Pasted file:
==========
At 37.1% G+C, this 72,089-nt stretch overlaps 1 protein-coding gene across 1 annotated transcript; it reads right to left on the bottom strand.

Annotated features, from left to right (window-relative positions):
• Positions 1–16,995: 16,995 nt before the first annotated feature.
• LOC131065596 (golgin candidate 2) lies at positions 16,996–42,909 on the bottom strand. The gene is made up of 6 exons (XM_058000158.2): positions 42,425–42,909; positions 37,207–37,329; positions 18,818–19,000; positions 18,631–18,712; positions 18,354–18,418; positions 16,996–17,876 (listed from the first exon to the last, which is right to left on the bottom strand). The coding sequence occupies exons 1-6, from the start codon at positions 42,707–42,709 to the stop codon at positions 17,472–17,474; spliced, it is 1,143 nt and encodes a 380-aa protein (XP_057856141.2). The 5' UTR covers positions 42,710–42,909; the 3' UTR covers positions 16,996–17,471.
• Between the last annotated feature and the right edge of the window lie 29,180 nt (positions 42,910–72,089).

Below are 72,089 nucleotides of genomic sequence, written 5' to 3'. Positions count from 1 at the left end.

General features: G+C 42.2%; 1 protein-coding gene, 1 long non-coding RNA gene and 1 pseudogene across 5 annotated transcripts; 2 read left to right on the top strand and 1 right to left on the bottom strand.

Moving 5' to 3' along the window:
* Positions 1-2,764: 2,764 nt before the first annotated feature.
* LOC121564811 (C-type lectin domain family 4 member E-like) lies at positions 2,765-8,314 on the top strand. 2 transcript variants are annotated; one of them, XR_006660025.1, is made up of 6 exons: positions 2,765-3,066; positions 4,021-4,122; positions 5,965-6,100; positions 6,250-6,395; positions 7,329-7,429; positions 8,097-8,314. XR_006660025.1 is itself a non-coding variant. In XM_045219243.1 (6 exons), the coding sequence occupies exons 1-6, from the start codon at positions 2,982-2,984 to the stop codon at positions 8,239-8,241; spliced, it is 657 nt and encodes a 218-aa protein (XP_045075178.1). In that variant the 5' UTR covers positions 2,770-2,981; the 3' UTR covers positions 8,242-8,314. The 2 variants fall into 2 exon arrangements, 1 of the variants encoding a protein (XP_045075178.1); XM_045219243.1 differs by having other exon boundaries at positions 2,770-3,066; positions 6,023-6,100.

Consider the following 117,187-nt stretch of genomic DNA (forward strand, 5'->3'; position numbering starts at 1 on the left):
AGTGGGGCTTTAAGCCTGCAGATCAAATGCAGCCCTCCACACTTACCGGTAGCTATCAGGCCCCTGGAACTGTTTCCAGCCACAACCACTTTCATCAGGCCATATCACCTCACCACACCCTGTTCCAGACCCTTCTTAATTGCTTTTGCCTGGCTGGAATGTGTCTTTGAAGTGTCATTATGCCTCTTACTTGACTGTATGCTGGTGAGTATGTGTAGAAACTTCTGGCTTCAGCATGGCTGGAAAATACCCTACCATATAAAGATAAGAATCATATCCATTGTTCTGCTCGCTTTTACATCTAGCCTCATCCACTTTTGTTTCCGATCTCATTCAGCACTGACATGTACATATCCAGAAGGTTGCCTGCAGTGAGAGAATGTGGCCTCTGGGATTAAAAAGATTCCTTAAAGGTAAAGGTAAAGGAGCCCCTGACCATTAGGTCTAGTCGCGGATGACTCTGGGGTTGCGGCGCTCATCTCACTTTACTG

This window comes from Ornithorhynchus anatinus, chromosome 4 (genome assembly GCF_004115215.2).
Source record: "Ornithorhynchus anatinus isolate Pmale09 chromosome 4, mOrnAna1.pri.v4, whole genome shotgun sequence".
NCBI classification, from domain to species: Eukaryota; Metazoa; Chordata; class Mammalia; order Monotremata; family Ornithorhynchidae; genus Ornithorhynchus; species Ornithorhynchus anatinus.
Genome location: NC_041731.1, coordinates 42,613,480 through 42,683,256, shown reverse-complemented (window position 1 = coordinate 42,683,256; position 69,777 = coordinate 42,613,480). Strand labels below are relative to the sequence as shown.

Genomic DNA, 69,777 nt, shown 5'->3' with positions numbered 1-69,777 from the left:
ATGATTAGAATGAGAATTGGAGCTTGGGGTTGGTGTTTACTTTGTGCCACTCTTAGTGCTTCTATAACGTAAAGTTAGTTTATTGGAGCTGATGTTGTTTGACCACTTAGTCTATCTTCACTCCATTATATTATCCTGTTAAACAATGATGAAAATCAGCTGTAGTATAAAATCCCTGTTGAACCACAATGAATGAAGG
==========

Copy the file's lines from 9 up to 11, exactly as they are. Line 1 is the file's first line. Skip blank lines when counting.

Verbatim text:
* Positions 1-2,764: 2,764 nt before the first annotated feature.
* LOC121564811 (C-type lectin domain family 4 member E-like) lies at positions 2,765-8,314 on the top strand. 2 transcript variants are annotated; one of them, XR_006660025.1, is made up of 6 exons: positions 2,765-3,066; positions 4,021-4,122; positions 5,965-6,100; positions 6,250-6,395; positions 7,329-7,429; positions 8,097-8,314. XR_006660025.1 is itself a non-coding variant. In XM_045219243.1 (6 exons), the coding sequence occupies exons 1-6, from the start codon at positions 2,982-2,984 to the stop codon at positions 8,239-8,241; spliced, it is 657 nt and encodes a 218-aa protein (XP_045075178.1). In that variant the 5' UTR covers positions 2,770-2,981; the 3' UTR covers positions 8,242-8,314. The 2 variants fall into 2 exon arrangements, 1 of the variants encoding a protein (XP_045075178.1); XM_045219243.1 differs by having other exon boundaries at positions 2,770-3,066; positions 6,023-6,100.

Consider the following 117,187-nt stretch of genomic DNA (forward strand, 5'->3'; position numbering starts at 1 on the left):